Paul Rondeau offers his boundless energy for making local politics "interesting’ |

Paul Rondeau offers his boundless energy for making local politics "interesting’

Stephen Lloyd Wood
NWS Paul Rondeau 10-21 MK

If there’s anything to come away from a conversation with Paul Rondeau, it’s the wish you could share his energy.

At, 69, Rondeau seems to have boundless energy, optimism and enthusiasm, as well as a wealth of ideas; and as a first-time candidate for the Town Council, he’s offering the entire package to the mountain town of which he’s been a part for more than 40 years, the last decade and a half as a full-time resident.

Living “our dream’

“Over the years, the dream has become reality – with our No. 1 ski mountain, vibrant resort and residential community, coupled with complete municipal government,” he wrote in a letter to the editor earlier this month upon declaring himself a candidate. “Now, as full-time residents for the past 15 years, Nancy and I live our dream every day.”

Indeed, with his wife of 46 years, Rondeau has been a part of Vail since before the resort first opened for skiing in 1962. They bought a small plot of land in East Vail the following year.

Participate in The Longevity Project

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“We’ve had roots in Vail from the beginning,” he says, recalling how a friend, Jay Utter, who was a ski instructor at Arapahoe Basin, mentioned “a guy named Pete Seibert” and a place called “Vail.”

“I remember having dinner at the Red Lion in September 1962, before Vail opened,” Rondeau adds.

“Fascinated’ with the process

A fixture at Town Council meetings over the years, Rondeau typically can be seen standing in – even pacing – the back aisle or the sidelines, more out of a need to burn nervous energy, perhaps, than to alleviate chronic pain in his back. He says, meanwhile, he’s “fascinated” with the political process.

“My mother was a staunch Republican and involved in politics until she died,” he says. “Some of that rubs off; some is in the genes.”

Rondeau recalls when his mother passed away, at 100 years old, in Wisconsin, on Nov. 1, 2000, just days before the general election in which George W. Bush ultimately won the U.S. presidency after a long battle over counting ballots. She had voted absentee, he says, and when somebody involved in the count found out she was deceased, they threw her ballot out.

“Needless to say, Bush did not carry Wisconsin,” Rondeau says.

Exactly why he’s waited so many years to run for public office in Vail may not be perfectly clear, perhaps – “I literally picked up my petition at the last moment. I said, “now or never.’ Even Nancy didn’t know about it, at first,” he says. But Rondeau’s vision for Vail’s economic future, with a slew of massive construction projects on tap, is clear, indeed.

A simple equation

For Rondeau, a retired computer systems engineer with more than 30 years at IBM and a bachelor’s degree from the Case Institute of Technology in Cleveland, Vail’s economic values should be as easy as a simple equation, which he presented in the form of a foldable, cardboard sign at the first candidates’ forum on Oct. 13:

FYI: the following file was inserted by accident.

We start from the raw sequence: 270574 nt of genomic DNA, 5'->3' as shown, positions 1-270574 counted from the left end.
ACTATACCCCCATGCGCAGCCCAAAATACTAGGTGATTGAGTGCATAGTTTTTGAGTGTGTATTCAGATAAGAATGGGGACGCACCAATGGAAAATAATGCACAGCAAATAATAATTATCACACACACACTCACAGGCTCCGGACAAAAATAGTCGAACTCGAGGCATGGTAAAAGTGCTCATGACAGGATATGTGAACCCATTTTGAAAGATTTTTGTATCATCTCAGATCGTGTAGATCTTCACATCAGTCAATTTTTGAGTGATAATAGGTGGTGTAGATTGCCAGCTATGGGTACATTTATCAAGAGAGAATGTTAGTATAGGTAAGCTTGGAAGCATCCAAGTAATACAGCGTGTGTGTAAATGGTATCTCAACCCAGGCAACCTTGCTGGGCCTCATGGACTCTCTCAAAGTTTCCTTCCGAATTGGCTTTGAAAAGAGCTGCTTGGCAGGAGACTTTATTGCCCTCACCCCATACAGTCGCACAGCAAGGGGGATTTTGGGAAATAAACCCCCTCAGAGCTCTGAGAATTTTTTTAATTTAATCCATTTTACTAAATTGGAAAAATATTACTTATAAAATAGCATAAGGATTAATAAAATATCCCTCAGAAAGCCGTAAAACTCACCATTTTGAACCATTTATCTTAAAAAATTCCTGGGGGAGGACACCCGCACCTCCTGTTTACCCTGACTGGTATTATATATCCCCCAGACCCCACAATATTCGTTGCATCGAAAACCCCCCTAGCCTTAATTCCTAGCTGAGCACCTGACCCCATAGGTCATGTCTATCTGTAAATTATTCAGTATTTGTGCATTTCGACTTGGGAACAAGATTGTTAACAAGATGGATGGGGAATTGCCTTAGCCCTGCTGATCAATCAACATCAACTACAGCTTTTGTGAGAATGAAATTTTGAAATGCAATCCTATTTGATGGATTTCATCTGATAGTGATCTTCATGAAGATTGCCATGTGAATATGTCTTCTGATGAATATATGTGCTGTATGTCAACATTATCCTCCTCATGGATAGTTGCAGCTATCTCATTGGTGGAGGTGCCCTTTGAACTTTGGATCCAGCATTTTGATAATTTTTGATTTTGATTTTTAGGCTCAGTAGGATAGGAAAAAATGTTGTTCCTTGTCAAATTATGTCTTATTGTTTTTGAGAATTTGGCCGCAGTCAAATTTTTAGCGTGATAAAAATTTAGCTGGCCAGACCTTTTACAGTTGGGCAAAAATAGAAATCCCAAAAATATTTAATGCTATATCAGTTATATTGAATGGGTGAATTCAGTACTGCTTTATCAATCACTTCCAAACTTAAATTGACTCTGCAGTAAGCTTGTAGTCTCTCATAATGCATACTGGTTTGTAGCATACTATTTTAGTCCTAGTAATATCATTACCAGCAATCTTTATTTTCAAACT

“Total $ in minus $ for everyday expenses = $ for projects.”

“There’s a lot of talk about the decline in sales-tax revenues, but most people don’t really know what that means. The equation might relate to people better,” he says before offering a brief explanation. “The election process has fleshed out the fact we’ve been using the project piggy bank for everyday expenses, which have been consuming more than their fair share of the capital project budget.”

A slogan for Rondeau very well could be: “Facilitate, fund or get out of the way.” While every issue is different, he explains, the town needs to figure out its role with regards to each one, then proceed with one of the above policies.

“Residential bliss’

Another idea Rondeau puts forth is one of Vail attaining “residential bliss,” in which the basic things residents need and want are available.

“They want things to be quiet, their neighbors to be cooperative, the utilities to work, health services and supermarkets,” he says. “Finally, they want the God-given right to be either independent and skeptical or interdependent and a team player.

“That’s why things are fragmented. But you can’t satisfy everybody. You never will,” he adds. “This is not about some terrible trend in our society or community – it’s always been that way. This is what makes politics interesting.”

No “shortage of ideas’

Rondeau, in fact, says there’s never a “shortage of ideas,” only a shortage of ways to turn them into reality.

“Put a group of 18 people in a room together for two hours and you’ll generate three or four dozen ideas,” he says. “The issue here is how you implement them through the Town Council process as we know it.”

Upon retirement and moving to Vail full-time, Rondeau became focused on the outdoors, taking the time to become a certified alpine ski instructor and backcountry skiing guide – “the hardest thing I’ve ever done in my life.” He says his greatest passions are the backcountry and the Colorado Mountain Club, for which he has served as president. He still conducts leadership and backcountry-awareness forums throughout the community.

“The backcountry beckons throughout the year, whether on foot or skis,” he says.

Free-heeled thinking

Some of Rondeau’s boundless energy, too, may come from the arrival 10 years ago of a daughter, Cheryl, who learned how to use “regular skis” at the age of 3 – but soon switched to telemark equipment.

“She got Nancy and I to “free our heels,’ too, but not all time time,” he says.

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